Punjab farmers’ widows respond to apathy by standing in elections

  • Punjab along with Haryana is often called the food bowl of India. However, Punjab farmers are trapped in a cycle of debt and on average, at least two farmers are committing suicide every day in the state since 2000, an estimate based on multiple reports.
  • Mongabay-India travelled across several regions of Punjab, which goes to polls on May 19, and found that the agricultural sector needs a long-term, focussed, systematic change and not quick fixes like loan waivers and income guarantee schemes.
  • This year, the widows of farmers who have committed suicide have one of their own as a candidate in the elections standing from Bathinda, one of the 13 parliamentary seats in Punjab.

In the agrarian state of Punjab, an average of two farmers have committed suicide every day, over the last 18 years, an estimate based on multiple reports. These statistics should have jolted the government machinery into addressing the issues of support price for crops, machinery investment, and the resulting debt.

Instead, the farmers, their unions and experts across the state feel that the major political parties seeking votes in the 2019 elections to India’s parliament have no substantial action plan to address farmer concerns.

Of the 543 seats in the Lok Sabha, Punjab accounts for 13 and they are going for elections on May 19, in the seventh and final phase of the elections.

Sensing apathy of the present political class towards their issues, widows of farmers have decided to take matters into their own hands. A group of such widows, who formed the Kisaan Mazdoor Khudkhushi Peedit Parivar Committee, a committee of families affected by farmer and farm labourer suicides in 2017, and have decided to stand in the elections this year.

Their battle starts from one constituency this time — Bathinda. Veerpal Kaur, a widow of a farmer who is standing as an independent candidate, is challenging the sitting Member of Parliament (MP), Harsimrat Kaur Badal of Shiromani Akali Dal (SAD).

The vicious cycle of agriculture

About 80 percent (4.23 million hectares) of Punjab’s total geographical area (5.03 million hectares) is under cultivation and about 75 percent of its total population is involved in agriculture. The northern Indian state, along with the neighbouring Haryana, is known as the food bowl of India.

“The politicians say that they want to significantly increase the income of farmers or double it, but they can’t even ensure that we get back our investment,” Lachhman Singh, who is the general secretary of Punjab’s Khet Mazdoor Sangh, a farm labour collective, told Mongabay-India.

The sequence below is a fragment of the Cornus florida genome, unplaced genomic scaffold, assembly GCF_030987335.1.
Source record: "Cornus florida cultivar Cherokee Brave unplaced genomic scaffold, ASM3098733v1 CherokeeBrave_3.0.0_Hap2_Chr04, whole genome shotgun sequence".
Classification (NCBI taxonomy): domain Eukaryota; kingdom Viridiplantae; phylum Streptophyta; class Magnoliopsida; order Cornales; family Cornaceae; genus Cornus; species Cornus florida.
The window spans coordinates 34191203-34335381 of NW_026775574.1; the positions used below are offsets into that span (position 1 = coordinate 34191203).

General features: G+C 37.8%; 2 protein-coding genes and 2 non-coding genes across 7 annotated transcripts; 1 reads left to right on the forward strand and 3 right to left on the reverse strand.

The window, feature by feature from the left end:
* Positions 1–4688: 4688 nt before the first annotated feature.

Singh stated that agriculture has become a vicious cycle for the farmers – farming is now heavily machine-based and the input cost has increased consistently over the years, while returns have not kept pace.

“The support price offered for crops has not increased at the same rate. Thus the farmers are not able to even recover their investment in crops and it is the same story year after year. This results in heavy debt for which they seek redressal and in some cases, it drives them to commit suicide. Why is there no one who offers to give us a better price for our crops as suggested by the Swaminathan Committee itself? It is because they do not want the farmers to stop begging in front of them, for loan waivers,” Singh added.

The Swaminathan Committee report had recommended giving farmers a minimum support price (MSP) that is 50 percent profit above the cost of production.

Farmers in Punjab say that agriculture has become a vicious cycle for them. Photo by Mayank Aggarwal/Mongabay.

“The normal political thinking is that an increase in the irrigation facilities will lead to an increase in production, ending the woes of the farmers. Everyone including politicians, say this. But Punjab gives you a lesson. Punjab has 98 percent assured irrigation which means that nearly every crop field gets an assured supply of water. The productivity of crops like rice and wheat is the highest in the world and yet it has become a hotbed of farmers suicides. How do you correlate this? This is something that no political leader, policymaker or expert is willing to explain,” said Devinder Sharma, an agriculture policy expert.

“This phenomenon also dispels the idea that agricultural distress in India is primarily because of lack of irrigation. If that’s the case, then why, in a state like Punjab (which has irrigation facilities) there is high distress and suicide rate among farmers. There is hardly a day we are not getting reports of the suicide of farmers in Punjab,” Sharma told Mongabay-India.

Lachhman Singh explained that their group is not supporting any of the mainstream political parties in the state – Bharatiya Janata Party, Indian National Congress, Shiromani Akali Dal or the Aam Aadmi Party. The farmers are disillusioned with the promises made by the parties. “I and thousands of other farmers thus prefer using the None of The Above (NOTA) option,” he said.

Farmers’ widows challenge the mainstream political parties